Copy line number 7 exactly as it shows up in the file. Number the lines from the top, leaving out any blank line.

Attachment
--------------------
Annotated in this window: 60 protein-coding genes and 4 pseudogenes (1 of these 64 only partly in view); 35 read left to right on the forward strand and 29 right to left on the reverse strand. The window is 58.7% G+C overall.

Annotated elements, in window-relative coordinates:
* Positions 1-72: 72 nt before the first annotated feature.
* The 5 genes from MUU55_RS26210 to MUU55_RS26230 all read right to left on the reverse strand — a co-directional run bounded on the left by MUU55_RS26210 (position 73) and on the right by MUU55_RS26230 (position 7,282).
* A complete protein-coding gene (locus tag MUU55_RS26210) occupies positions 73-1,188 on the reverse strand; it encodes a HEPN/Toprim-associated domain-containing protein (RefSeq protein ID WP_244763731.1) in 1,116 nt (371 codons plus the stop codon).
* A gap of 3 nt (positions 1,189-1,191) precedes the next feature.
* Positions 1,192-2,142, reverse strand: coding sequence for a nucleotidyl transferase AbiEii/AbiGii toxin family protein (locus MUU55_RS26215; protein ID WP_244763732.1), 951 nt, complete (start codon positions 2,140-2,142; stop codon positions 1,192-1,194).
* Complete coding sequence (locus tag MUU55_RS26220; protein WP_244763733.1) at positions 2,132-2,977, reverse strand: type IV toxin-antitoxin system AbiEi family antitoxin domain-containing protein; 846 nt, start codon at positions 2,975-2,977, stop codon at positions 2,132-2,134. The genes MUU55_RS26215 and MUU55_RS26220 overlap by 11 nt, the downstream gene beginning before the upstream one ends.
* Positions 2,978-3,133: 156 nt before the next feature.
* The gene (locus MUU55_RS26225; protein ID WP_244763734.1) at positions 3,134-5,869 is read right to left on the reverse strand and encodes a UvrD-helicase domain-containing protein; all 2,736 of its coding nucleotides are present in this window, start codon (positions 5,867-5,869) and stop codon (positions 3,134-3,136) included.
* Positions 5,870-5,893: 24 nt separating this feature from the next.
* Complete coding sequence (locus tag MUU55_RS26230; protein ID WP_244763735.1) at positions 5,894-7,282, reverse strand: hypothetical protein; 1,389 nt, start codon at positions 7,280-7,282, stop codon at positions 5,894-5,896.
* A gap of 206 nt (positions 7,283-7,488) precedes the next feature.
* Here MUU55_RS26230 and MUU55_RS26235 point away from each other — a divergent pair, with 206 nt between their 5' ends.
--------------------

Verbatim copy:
* Positions 1,192-2,142, reverse strand: coding sequence for a nucleotidyl transferase AbiEii/AbiGii toxin family protein (locus MUU55_RS26215; protein ID WP_244763732.1), 951 nt, complete (start codon positions 2,140-2,142; stop codon positions 1,192-1,194).